Tuesday, August 14, 2012

Random lesson - Non-assertive words plus a purposeful and

On his blog, Literal Minded, linguist Neal Whitman recently discussed something he had said earlier that day, which was:
Oh crap! I forgot to go the store and buy any club soda.
Not everyone who commented on his blog accepted this as being a natural sentence, and I have a bit of doubt about it myself. But as this sentence throws up a couple of interesting language points, I thought I'd make a lesson from it.
Learn a bit about non-assertive words plus purposeful and with five exercises.

American / British differences

Club soda - this is basically carbonated (fizzy, sparkling) water which is often added to spirits such as whisky and brandy. In Britain it is known as soda water, or simply soda. I think Americans call it club soda to differentiate it from a sweeter carbonated drink usually drunk on its own, cream soda.
The store - in Britain we would usually say - the shop. So in North America you would find a candy store, but in Britain it would be a sweet shop. We do use the word store, but mainly for larger shops, and in certain fixed expressions - department store, chain store. The word shop would sound strange in those examples.


Exercise 1 - In each sentence there's one word which could be replaced by another word to make the sentence better. Enter the existing word in the left hand column of boxes, and the new word in the right hand column. Note:

  • You need to change one word in each sentence
  • In most cases you will only need one word to replace it
  • In one case you'll need two words
  • In one case you'll need no word (leave the box empty)
1. She can't drive, and I can't too.
2. I'm going to the shop to buy any bread.
3. We've hardly no milk left.
4. If you have some questions at all, please just ask.
5. She's yet in bed, the lazy thing.
6. I don't how we're going to get some sleep with all that noise
7. I think there's anybody at the door.
8. I was surprised that someone bothered to go to the meeting.
9. We're going anywhere sunny for our holiday. Majorca.
10. She has a total of three sisters at all.
11. He drinks much at the weekends
12. The train's all booked up, but we'll get there anyhow.
13. That's all I know. There isn't something else I can tell you.
14. She was too tired to do some work.
15. More than something else I'd like to visit India.
16. It's the fastest train you'll find somewhere in the world.
17. I've ever been to Paris three times.
18. She totally refused to do some work.
19. This is really urgent, I need you to do it without some delay.
20. Anybody who knows something about this will tell you I'm right.
Based on an idea at A Grammar of Errors (link below)

Non-assertive words

As you know, the word any and the other any words - anybody, anything etc are usually used in negative sentences and questions. It is one of a group of words and expressions such as ever, still and at all, which in linguistic jargon are called NPIs (negative polar items), but I'll follow the practice of Michael Swan in Practical English Usage and others and refer to them as non-assertive words.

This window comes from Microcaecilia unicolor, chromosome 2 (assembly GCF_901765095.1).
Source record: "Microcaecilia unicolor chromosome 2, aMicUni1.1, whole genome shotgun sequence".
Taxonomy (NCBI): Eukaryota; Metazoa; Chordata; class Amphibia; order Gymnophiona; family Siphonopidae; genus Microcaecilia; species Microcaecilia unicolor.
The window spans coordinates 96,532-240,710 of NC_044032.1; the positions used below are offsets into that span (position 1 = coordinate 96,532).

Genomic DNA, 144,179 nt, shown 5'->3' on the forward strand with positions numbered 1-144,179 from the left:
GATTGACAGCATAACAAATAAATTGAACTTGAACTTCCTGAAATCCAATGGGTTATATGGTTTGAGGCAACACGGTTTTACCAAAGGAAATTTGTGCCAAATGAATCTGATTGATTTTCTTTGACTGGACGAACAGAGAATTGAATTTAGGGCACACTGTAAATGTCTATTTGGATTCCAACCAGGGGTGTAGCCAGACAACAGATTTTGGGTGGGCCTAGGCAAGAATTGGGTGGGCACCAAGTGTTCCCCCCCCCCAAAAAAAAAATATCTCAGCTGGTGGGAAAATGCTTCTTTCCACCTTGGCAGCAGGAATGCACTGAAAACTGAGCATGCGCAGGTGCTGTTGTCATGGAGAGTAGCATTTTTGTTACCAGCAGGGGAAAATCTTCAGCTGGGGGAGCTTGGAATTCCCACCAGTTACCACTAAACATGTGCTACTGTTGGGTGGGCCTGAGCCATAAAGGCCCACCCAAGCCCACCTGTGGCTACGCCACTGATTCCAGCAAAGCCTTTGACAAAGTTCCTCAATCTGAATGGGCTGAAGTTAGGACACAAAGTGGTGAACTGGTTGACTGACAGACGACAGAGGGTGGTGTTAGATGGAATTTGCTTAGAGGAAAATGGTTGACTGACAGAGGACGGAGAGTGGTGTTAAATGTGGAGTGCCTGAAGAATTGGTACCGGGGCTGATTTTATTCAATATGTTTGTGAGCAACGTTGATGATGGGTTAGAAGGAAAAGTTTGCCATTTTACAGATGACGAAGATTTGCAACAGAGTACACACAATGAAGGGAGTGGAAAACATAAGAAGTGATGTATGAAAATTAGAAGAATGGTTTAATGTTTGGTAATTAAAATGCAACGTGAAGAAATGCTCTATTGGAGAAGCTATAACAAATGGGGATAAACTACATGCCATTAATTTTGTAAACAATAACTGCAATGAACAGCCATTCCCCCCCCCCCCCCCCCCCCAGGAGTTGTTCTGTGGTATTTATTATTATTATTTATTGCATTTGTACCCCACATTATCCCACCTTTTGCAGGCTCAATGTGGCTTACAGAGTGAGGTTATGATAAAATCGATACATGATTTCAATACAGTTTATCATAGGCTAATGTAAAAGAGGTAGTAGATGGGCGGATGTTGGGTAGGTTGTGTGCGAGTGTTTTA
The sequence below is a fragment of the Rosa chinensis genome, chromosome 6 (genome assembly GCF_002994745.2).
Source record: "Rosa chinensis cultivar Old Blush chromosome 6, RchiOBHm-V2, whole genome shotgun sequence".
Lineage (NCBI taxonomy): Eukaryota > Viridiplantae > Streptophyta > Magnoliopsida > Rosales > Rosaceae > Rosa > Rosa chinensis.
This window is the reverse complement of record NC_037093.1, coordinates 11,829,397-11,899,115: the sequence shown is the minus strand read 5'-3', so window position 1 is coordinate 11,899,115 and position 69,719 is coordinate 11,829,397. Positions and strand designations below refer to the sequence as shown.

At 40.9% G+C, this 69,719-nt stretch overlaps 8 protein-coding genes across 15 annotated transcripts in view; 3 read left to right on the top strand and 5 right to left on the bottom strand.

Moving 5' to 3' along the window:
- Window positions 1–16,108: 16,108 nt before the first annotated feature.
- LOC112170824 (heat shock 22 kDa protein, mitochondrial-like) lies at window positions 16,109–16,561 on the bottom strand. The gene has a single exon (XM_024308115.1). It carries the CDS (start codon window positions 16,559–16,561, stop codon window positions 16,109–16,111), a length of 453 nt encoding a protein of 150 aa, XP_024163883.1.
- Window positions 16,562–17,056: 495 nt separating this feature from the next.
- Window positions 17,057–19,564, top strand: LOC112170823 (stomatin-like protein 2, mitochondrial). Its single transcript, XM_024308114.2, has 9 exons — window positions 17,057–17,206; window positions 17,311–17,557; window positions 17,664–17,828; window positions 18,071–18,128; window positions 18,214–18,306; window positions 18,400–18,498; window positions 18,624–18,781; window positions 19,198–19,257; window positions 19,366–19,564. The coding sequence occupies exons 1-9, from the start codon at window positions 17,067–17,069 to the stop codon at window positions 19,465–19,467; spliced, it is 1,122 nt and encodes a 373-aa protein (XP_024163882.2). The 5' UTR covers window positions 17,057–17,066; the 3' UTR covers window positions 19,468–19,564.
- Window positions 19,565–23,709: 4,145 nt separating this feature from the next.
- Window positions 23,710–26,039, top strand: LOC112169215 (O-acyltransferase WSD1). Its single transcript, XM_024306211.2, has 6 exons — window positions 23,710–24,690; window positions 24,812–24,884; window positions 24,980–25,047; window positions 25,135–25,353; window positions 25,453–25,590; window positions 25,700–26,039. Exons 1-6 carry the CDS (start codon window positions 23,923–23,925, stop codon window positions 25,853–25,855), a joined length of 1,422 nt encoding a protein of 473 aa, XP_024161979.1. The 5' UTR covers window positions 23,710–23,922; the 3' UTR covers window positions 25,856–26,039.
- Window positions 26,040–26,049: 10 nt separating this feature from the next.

We use non-assertive words mainly in negative statements and questions, when making comparisons and in conditionals. We also use non-assertive words after certain words having a negative implication.
The opposite, assertive words, include some, somebody, something etc and already. These are usually used in positive sentences.

Contexts where we use non-assertive words

  • Questions - Have you any brothers or sisters?
  • Negative statements - She hasn't got much money at all.
  • Indirect negatives - I don't know if I want any of this soup.
  • After non-affirmative verbs like forget, doubt, deny, refuse etc-
    I forgot to get any milk.
  • After negative prepositions - He did it without any fuss.
  • After be + certain adjectives like sorry, surprised, bothered etc - - I'm sorry if there's been any misunderstanding.
  • After everybody etc -
    Everyone who has any experience of
  • With comparatives - It was better than any other holiday I've ever had.
  • With superlatives - It was the hottest day that anybody could remember.
  • After an expression with too - I'm too tired to go any further.
  • In the if clause of a conditional - If anybody wants any more cake at all, just help yourselves.
Adapted from Glottopedia (link below)

Exercise 2 - Fill the gaps with the words in the box. Click on a word in the box and then click on a suitable gap. If you change your mind, just repeat.

at all   · denied   · doubt   · ever   · forgot   · hardly   · refused   · sorry   · surprised   · without
1. I asked him to help me, but he to do anything at all.
2. She did it any hesitation at all.
3. She to buy any stamps.
4. He was that anything like that could happen.
5. I if he knows any more than I do about it.
6. Have you been to Marseilles ?
7. She was for any problems she might have caused.
8. He ever having been anywhere near the bank.
9. He has any time left before his exams.
10. If you're in this neck of the woods again, give me a call.